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Musicians who offer their talents for FREE for movie "credit"

Discussion in 'Studio Lounge' started by Dr_Willie_OBGYN, Feb 1, 2011.

  1. Dr_Willie_OBGYN

    Dr_Willie_OBGYN Active Member

    Why do musicians slave themselves for FREE (or for peanuts) just to get their name in a credit roll? I can tell you after having produced a movie that I could CARE LESS what credits (if any) someone has. There's only 2 things I care about: 1) Is the song what I'm looking for and is the quality up to par, and 2) How cheaply can I license it for? Is it within my budget?

    Producers find it within their budget to pay studio teachers (required by law when someone under the age of 18 works on the movie) for a bare minimum of $150 to $200 per day. Good production crew people may work for as little as $125 a day, with beginners working for perhaps $75 per day. So when a producers says "We're out of money. We can only pay you copy & credit" why would you stoop so low? Producers are getting away with paying nothing because musicians THINK that having a credit will somehow advance their career. I can tell you that it doesn't make any difference. It's all about the song and the price.
     
  2. Dan Theman

    Dan Theman Active Member

    Well which musician would you choose to write a song in your movie. Budget being $500.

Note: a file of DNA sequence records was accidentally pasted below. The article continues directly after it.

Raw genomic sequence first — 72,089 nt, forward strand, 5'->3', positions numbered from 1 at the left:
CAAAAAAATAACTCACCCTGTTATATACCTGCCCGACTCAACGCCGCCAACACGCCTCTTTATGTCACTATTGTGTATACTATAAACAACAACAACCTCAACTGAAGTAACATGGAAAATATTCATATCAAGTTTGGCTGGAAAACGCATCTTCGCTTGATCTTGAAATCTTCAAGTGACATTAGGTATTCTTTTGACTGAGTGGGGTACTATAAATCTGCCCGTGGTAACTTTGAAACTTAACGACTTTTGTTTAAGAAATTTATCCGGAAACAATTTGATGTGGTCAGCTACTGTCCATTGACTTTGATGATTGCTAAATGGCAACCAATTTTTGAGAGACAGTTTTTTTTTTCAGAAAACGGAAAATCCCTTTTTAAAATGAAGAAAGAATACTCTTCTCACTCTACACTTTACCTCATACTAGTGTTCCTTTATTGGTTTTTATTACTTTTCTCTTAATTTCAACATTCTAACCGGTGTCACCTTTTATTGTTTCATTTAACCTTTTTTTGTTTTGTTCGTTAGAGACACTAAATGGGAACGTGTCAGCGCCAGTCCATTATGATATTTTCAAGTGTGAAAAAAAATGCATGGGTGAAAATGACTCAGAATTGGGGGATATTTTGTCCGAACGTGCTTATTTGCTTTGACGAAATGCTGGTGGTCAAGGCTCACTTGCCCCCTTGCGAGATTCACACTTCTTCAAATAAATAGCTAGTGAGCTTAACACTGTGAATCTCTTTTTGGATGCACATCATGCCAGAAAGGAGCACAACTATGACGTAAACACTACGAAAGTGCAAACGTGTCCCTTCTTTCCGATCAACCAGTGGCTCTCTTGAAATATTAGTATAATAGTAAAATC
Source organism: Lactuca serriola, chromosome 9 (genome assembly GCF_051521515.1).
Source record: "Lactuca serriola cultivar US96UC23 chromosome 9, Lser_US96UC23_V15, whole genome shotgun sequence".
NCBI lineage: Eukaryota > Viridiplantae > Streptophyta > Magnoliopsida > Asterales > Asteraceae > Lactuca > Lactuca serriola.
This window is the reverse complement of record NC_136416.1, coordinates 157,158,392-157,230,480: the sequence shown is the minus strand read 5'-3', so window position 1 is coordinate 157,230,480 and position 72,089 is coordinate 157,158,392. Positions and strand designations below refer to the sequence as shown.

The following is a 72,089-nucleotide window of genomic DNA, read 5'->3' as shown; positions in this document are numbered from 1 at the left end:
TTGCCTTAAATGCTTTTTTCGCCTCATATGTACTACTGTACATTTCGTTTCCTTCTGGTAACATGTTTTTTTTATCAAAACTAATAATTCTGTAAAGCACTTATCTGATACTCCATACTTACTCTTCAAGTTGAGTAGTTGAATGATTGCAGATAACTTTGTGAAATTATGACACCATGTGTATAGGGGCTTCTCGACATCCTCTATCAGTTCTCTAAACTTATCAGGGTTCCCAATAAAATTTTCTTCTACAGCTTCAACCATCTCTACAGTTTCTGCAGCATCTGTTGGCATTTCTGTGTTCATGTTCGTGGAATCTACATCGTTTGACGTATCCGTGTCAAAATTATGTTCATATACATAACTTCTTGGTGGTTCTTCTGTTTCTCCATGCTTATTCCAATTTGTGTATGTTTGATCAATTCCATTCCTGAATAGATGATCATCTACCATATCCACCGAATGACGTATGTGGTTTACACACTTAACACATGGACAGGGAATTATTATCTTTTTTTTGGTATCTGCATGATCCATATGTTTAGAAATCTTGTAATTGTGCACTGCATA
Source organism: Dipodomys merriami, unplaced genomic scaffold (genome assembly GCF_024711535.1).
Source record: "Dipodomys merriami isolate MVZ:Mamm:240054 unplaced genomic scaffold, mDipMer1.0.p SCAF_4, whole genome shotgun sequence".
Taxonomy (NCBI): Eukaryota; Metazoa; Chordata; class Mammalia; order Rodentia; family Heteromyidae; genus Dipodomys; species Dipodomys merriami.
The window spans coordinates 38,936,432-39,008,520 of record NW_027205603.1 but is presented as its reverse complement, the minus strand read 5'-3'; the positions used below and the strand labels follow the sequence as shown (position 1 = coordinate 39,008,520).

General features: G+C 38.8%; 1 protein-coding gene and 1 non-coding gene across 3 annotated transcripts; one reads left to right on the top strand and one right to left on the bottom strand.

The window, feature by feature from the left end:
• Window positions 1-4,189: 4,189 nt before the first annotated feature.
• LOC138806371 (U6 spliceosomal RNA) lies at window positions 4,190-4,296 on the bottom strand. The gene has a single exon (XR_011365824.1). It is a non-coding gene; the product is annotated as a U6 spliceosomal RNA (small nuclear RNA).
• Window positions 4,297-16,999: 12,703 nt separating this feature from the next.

1) I am a musican for 10 years have been chosen and credited on several songs in several movies like movie A, movie B, movie C. I charge $500/song
    or
    2) I am a musican for 10 years and the only place my music has been heard is on myspace you can hear my songs there. I charge $500/song
     
  3. Dr_Willie_OBGYN

    Dr_Willie_OBGYN Active Member

    I'm gonna pick the song that I'm looking for and is up to par in quality of recording.
    $500 for A song? No indie movie has that kind of budget any more. More like $500 for the entire post production or entire music in the movie.
     
  4. Dan Theman

    Dan Theman Active Member

    The $500 was just a hypothetical example hence the 'budget being' statement but lets say you have 1,000 artists to listen through and do not have the time to listen to all of the songs. You have to weed out the prospects somehow. I know if it came down to it i would choose to listen to someone who is working hard and striving for success and show it by means of doing work for free over the artist who has nothing to show for themselves. It's the same reason a web designer with a portfolio would get a job over someone with no portfolio or someone with a College degree gets a job over someone with a GED.
     
  5. Dr_Willie_OBGYN

    Dr_Willie_OBGYN Active Member

    There's never that many to screen. Never even close. I worked with some publishers and they'd send me a few tapes or links. I also had people email me their websites with songs posted. The screening process for me was to listen to about 10 seconds of a song, then usually decide that it wasn't what I was looking for, then finally narrow it down to a couple of songs. When you're looking for specific music you don't care who it is that wrote it and what their resume looks like because finding those songs that you need is so difficult, especially when you don't have much of a budget. If the song is a high quality recording and fits what you need then that's all that you need.
     

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